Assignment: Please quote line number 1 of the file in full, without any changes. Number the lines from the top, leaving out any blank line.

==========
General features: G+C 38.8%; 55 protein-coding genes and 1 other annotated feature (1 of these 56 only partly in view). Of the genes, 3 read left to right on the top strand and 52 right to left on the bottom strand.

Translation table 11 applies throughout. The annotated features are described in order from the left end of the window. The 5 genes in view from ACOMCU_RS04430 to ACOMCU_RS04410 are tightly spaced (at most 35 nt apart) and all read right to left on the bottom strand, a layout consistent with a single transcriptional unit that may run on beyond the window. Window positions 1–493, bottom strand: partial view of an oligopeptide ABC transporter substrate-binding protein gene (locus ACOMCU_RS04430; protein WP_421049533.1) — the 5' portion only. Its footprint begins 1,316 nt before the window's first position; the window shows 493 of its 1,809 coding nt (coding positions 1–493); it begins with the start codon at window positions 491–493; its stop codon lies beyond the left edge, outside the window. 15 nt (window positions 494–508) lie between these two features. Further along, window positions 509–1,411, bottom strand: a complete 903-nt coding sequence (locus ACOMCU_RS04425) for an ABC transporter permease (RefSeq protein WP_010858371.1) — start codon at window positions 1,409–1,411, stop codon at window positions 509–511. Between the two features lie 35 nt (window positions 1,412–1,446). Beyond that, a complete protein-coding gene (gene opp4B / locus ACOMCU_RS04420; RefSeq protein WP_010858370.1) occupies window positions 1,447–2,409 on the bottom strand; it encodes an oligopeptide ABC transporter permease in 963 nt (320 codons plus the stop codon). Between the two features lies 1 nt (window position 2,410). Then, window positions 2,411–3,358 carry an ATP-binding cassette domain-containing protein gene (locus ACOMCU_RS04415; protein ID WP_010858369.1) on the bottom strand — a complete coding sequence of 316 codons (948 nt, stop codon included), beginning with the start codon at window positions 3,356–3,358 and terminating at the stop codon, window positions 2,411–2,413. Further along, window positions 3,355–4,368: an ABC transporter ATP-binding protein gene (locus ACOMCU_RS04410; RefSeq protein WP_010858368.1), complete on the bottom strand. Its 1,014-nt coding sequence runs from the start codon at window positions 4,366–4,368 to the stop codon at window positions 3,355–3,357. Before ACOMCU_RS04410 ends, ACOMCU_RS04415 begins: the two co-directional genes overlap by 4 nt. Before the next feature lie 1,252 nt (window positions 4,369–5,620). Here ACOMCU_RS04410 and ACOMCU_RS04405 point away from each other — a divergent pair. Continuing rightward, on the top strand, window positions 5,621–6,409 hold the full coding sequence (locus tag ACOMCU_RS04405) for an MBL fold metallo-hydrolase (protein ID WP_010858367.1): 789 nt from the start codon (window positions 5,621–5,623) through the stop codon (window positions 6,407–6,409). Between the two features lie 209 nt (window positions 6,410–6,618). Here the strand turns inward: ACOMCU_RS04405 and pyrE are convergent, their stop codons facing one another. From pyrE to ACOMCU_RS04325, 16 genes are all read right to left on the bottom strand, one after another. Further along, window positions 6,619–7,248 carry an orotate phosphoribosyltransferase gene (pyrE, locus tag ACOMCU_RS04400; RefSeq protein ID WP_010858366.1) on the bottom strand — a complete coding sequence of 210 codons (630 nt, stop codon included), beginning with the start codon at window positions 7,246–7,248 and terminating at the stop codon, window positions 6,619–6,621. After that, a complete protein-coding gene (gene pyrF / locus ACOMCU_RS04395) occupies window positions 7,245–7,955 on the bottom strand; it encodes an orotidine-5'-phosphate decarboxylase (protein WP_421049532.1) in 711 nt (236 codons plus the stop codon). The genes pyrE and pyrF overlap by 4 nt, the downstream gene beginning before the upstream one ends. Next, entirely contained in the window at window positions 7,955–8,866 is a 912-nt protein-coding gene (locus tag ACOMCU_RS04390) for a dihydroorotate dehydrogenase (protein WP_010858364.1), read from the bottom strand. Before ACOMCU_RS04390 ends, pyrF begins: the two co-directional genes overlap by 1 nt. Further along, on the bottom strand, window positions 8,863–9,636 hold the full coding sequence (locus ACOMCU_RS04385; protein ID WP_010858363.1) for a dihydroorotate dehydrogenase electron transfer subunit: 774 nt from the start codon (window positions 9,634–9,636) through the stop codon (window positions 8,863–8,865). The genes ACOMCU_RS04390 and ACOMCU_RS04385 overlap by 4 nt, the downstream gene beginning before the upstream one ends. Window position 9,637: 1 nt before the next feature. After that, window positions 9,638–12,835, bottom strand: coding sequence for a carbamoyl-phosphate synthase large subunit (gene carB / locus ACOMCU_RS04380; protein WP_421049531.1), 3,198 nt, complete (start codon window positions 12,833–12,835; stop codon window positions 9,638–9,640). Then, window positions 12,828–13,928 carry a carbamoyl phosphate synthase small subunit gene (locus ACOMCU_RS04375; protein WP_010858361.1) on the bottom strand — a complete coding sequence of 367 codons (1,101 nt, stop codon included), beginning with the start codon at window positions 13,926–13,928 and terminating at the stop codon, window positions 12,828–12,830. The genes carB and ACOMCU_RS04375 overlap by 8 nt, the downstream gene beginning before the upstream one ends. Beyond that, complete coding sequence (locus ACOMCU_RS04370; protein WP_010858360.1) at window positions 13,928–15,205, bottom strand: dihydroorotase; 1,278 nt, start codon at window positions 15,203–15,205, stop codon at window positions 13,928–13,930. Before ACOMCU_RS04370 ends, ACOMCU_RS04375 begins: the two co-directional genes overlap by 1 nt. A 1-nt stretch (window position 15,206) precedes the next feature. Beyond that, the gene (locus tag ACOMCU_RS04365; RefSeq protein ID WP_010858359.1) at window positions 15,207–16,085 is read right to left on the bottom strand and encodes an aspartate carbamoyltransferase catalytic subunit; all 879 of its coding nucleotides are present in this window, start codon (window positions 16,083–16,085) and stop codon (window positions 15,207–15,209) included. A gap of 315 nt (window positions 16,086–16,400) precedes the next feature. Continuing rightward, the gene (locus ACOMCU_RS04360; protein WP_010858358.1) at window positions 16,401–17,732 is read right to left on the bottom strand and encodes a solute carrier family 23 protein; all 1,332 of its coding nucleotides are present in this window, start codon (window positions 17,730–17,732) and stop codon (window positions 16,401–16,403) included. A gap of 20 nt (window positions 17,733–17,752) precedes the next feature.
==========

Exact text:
General features: G+C 38.8%; 55 protein-coding genes and 1 other annotated feature (1 of these 56 only partly in view). Of the genes, 3 read left to right on the top strand and 52 right to left on the bottom strand.